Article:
ATLANTA (Reuters) - Georgia lawmakers have passed a measure to remove a state ban on firearms in bars, churches and college classrooms, a move aimed at expanding gun rights at a time when other state and federal leaders consider new limits.
In a 117-56 vote on Thursday, the Republican-led House of Representatives approved the measure seeking to restore gun carry rights that have been chipped away over the years, said one sponsor, state Representative John Meadows, a Republican.
In addition to college classrooms, the legislation also would allow licensed gun owners to take their weapons inside some other unsecured government buildings where they are currently banned, starting on July 1. They would still be outlawed from college dormitories and sporting events, Meadows said on Friday.
The bill doesn't specify or make any exemptions on the types of weapons, and applies to all legal guns, Meadows said.
Representative Karla Drenner, a Democrat, criticized the measure, saying it was part of a backlash against the national push for stronger gun control laws following the December shooting rampage that left 26 people dead at an elementary school in Newtown, Connecticut.
"Anything that national Democrats are talking about, Georgia conservatives want to make sure that Georgians don't get to do it," said Drenner, an instructor at several colleges.
She said she was worried about confrontations with angry students, recalling on Friday how a student once screamed at her for mispronouncing his name.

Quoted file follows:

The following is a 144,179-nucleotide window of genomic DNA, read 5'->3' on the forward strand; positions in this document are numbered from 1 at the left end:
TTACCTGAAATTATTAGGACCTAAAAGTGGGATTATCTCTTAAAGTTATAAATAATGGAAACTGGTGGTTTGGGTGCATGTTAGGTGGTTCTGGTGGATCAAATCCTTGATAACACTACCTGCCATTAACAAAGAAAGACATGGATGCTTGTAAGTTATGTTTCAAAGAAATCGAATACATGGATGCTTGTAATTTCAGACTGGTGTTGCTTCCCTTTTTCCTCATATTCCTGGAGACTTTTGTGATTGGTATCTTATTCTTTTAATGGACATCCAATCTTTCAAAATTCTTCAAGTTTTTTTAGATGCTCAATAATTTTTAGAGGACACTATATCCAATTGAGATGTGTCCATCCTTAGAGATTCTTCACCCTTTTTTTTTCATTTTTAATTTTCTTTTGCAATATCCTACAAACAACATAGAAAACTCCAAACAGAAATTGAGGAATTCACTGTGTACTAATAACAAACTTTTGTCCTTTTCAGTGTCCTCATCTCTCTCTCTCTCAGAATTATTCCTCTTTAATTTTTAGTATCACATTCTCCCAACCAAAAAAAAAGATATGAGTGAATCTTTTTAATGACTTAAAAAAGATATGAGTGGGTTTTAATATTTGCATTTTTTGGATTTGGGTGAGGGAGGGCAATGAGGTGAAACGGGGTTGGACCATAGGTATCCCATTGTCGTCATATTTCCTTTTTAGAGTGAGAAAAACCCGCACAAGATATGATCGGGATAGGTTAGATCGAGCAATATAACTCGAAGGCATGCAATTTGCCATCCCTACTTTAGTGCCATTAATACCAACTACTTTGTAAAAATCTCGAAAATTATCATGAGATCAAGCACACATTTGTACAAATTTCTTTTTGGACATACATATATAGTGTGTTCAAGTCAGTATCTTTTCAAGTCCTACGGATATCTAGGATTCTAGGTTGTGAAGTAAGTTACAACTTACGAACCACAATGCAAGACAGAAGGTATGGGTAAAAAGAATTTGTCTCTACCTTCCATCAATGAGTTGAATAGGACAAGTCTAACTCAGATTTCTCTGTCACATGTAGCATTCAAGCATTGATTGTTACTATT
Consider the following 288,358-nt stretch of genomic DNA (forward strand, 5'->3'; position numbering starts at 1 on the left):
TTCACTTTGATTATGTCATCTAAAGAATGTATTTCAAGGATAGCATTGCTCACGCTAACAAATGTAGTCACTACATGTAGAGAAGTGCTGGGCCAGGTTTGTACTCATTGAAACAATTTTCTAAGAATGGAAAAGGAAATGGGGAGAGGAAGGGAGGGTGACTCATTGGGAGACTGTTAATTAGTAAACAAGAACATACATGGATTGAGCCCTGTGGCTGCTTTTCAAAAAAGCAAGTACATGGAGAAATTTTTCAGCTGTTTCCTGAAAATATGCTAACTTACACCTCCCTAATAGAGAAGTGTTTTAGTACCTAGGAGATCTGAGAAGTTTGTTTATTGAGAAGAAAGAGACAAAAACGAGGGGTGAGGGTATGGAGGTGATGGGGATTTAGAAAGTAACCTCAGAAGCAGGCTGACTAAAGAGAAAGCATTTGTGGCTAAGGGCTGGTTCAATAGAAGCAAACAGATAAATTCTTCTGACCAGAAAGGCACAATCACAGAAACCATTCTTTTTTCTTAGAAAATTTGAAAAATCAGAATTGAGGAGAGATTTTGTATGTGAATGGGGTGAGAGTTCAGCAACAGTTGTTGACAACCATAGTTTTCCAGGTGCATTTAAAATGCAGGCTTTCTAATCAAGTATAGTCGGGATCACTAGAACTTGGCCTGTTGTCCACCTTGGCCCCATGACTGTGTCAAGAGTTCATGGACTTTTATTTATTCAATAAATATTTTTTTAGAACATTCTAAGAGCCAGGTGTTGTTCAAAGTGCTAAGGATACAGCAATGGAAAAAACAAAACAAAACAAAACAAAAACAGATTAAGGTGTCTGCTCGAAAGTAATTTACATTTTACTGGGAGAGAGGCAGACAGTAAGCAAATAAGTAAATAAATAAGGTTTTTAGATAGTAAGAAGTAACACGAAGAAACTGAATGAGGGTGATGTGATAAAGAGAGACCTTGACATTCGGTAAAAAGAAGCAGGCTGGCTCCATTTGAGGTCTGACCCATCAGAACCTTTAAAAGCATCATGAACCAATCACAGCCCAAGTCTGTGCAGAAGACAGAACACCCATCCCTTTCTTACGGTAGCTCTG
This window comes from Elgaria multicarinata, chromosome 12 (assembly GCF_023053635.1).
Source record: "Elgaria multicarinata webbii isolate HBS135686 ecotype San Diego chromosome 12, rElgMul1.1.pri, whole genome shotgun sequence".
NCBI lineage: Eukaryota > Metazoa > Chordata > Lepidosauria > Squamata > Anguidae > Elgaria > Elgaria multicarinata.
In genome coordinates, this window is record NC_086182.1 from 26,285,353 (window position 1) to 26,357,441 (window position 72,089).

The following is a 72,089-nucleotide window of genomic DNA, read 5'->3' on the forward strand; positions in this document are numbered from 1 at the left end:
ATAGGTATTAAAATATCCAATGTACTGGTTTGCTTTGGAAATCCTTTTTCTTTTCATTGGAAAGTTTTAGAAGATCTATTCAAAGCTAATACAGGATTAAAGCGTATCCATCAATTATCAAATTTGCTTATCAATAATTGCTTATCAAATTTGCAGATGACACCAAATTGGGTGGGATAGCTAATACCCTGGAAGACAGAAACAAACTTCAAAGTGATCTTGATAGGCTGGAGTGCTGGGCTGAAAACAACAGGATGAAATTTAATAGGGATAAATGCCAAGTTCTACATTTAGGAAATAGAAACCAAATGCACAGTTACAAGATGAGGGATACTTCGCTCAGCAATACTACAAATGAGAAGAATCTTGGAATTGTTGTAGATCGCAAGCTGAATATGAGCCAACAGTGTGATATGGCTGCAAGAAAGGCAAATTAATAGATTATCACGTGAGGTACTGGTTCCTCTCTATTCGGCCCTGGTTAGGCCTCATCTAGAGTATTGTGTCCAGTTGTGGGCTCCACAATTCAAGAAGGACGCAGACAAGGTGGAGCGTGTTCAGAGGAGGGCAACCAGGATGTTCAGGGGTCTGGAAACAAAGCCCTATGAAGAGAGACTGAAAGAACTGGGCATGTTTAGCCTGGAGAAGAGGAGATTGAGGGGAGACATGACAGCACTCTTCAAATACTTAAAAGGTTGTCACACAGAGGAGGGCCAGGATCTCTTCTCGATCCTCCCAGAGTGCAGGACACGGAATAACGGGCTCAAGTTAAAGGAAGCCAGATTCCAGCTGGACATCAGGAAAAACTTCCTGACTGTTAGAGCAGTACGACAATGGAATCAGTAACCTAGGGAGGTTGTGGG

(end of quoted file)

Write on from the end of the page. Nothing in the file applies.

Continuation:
"If he had a gun, the outcome could have been much different," she said.
Asked about Drenner's concerns, Meadows said, "She ought to be armed."
The measure moves to the Senate, where Meadows predicted it will pass, based on the enthusiastic response he said he has received from fellow legislators in the upper chamber.
Senate President Pro Tem David Shafer, a Republican, told the Atlanta Journal-Constitution the Senate may not vote on the bill this year.
However, in a statement on Friday, he said the measure would be assigned to a Senate committee next week.
"We look forward to considering this legislation," Shafer said. "The Senate passed strong pro-Second Amendment legislation of its own, and I am confident that we will reach agreement with the House."
If the Senate approves the measure, Governor Nathan Deal, a Republican, must sign it before it becomes law.
On Friday, Deal spokesman Brian Robinson said the governor agrees with language in the legislation that would make it more difficult for the mentally ill to obtain licenses to carry concealed weapons.
Robinson declined to comment on whether Deal endorses other portions of the legislation.
(Editing by Colleen Jenkins; and Jeffrey Benkoe)
(c) Copyright Thomson Reuters 2013. Check for restrictions at: http://about.reuters.com/fulllegal.asp